We are not selling or privatising any school in Oyo – Ajimobi


By; Bayo Akamo, Ibadan.

Governor Abiola Ajimobi has declared that Oyo state was neithet selling nor privatizing any school under its planned Public Private Partnership of public secondary schoolsin the state.

The governor stated this at the weekend while addressing members of the National Association of Nigerian Students (NANS), Oyo State chapter at the state’s executive council chambers.

According to the governor, the present administration in Oyo state meant well by initiating the proposed participatory management of some public secondary schools, and that the government would not abdicate its regulatory roles over such schools even when such partners came on board.

“We are not selling any school. We are not privatizing. Those people will only be our partners and I want to ask you to go out there and help educate our people that Oyo of today is democratic and our policies are hinged on consultation and participation” he said.

Governor Ajimobi stressed further that in the new policy, “before any partner can be allowed to get near our schools, they must have met some stringent conditions. Even in the nearest future, government would still monitor the schools to ensure adherence to standards. We will take the schools back if they fail us”.

Governor Ajimobi added that the state government opted “for dialogue on the proposal knowing full well that the state alone did not have solutions to the myriads of challenges confronting education and other sectors in the state” saying, “good governance is anchored upon transparency, consultation and participation of subjects in the activities of the government”.

Apparently referring to the abortion of the   stakeholders forum last week by protesting labour leaders in the state, the governor said “today I’m happy that we have an assemblage of Oyo State students who refused to be used to cause disaffection in our state, especially in our stride to develop education”.

“You all know what went down at the last organized stakeholders’ meeting, which was disrupted. We invited all those that have stakes in education in the state to jaw-jaw on the partnering proposal in education and those without stake, as shown in their behaviors, went there to cause disturbances”.

The governor maintained that “the era of brigandage and wanton destruction of public assets has gone. We would not allow any person or group to draw us back. If anybody has issues to present at the meeting, why didn’t they participate instead of disruption?”, saying, “let me use this opportunity to appeal to our people to guard against being used by those spreading innuendoes and misinformation to shoot down government’s genuine policy that will benefit the majority.”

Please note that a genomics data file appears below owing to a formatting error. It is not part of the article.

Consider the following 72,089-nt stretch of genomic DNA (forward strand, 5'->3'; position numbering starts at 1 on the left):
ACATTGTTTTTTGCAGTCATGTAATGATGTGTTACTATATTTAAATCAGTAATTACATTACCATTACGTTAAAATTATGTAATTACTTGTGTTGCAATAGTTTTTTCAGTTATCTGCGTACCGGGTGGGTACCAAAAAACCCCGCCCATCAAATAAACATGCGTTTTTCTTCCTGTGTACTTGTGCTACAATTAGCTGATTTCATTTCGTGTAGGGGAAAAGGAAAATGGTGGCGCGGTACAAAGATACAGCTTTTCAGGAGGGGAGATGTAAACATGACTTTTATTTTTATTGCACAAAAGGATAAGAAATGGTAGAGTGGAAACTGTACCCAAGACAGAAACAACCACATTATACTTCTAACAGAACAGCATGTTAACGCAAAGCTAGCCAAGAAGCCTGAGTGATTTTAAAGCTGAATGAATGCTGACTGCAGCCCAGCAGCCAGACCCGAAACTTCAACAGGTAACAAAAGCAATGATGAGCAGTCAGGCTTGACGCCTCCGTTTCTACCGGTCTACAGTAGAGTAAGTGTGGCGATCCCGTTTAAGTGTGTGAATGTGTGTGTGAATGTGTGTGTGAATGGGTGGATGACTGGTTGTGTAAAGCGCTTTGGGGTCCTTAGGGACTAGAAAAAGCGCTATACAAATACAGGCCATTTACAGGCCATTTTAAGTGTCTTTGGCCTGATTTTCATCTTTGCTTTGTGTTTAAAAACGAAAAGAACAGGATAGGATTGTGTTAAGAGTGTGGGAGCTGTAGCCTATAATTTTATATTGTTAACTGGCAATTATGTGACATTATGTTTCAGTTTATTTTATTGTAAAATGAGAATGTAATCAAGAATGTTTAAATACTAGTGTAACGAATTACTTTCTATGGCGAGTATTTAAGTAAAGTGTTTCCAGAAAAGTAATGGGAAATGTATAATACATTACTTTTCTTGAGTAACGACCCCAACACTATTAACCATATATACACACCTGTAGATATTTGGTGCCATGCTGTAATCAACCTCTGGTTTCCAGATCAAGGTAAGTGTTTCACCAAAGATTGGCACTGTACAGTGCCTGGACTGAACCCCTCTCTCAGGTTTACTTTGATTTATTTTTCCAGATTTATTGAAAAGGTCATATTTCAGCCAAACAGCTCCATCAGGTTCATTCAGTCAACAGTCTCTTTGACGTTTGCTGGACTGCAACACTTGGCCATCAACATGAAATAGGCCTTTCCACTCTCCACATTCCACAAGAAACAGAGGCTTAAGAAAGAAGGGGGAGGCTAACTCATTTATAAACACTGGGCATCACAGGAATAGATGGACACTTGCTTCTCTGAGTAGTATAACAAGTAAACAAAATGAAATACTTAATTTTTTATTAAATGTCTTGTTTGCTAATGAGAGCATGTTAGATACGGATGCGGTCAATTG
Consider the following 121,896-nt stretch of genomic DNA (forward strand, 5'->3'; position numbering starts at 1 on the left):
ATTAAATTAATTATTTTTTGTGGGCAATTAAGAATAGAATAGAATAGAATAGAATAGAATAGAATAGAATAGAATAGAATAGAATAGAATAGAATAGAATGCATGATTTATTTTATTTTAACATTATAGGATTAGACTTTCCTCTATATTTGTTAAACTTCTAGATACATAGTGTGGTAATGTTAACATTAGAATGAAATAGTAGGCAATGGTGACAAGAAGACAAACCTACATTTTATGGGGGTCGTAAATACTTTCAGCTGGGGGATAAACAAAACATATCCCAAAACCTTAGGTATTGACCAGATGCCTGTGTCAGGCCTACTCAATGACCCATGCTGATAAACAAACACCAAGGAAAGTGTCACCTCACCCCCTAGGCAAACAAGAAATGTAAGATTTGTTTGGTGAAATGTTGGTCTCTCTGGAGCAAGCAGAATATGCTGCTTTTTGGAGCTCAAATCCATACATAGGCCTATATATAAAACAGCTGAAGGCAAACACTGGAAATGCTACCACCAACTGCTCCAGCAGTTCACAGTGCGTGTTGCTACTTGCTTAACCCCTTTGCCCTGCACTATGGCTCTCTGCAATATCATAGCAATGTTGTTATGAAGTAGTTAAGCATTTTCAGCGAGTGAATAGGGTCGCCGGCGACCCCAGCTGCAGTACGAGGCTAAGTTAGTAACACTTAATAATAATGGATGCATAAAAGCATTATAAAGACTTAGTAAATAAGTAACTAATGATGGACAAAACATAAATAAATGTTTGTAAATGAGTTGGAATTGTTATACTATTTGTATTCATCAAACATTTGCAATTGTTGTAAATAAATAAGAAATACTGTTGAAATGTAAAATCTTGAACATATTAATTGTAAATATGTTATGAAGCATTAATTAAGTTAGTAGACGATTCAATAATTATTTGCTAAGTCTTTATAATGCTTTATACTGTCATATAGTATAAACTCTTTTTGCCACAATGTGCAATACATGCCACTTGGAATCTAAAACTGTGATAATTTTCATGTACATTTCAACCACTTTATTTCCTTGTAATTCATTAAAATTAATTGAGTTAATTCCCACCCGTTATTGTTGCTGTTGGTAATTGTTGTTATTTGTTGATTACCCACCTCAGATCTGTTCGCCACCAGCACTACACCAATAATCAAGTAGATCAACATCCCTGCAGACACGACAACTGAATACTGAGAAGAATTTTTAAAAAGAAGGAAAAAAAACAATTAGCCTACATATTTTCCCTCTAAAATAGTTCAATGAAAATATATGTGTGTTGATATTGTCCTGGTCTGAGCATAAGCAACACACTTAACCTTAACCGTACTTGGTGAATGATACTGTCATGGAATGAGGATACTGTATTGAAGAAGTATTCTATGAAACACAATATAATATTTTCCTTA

He however lauded the students for toeing the path of honour and civility in their quest for explanations on the proposed initiative of the government, which was in the best interest of education development in the state, adding that the government was committed to keeping to its promises on qualitative education, which was exemplified by the decision of the administration to allocate 30 per cent of the state’s budget to education.

The governor then urged those interested in playing a role in bringing about major improvement in the state’s post-primary school management to avail themselves of the opportunity provided by the tomorrow’s (Tuesday) rescheduled stakeholders’ forum “to attend the session and contribute to the discourse”.

Speaking, the South-West NANS Zonal Secretary, Mr. Olanrewaju Oloja, said the students visit was to get details about the policy from the governor  because of their concern for the welfare of teachers and the future of students in the public schools likely to be affected in the new initiative of the government.

“We decided to embark on this clarification trip, as we are aware that some people would want to derive unnecessary political pleasure in any misunderstanding in the polity. We will not want any of our schools to be privatized.

The assurance we want is to the effect that your government would not retrench teachers or workers and also ask that no student should be forcefully converted to other religions because of a change in the management structure of the schools in question.”


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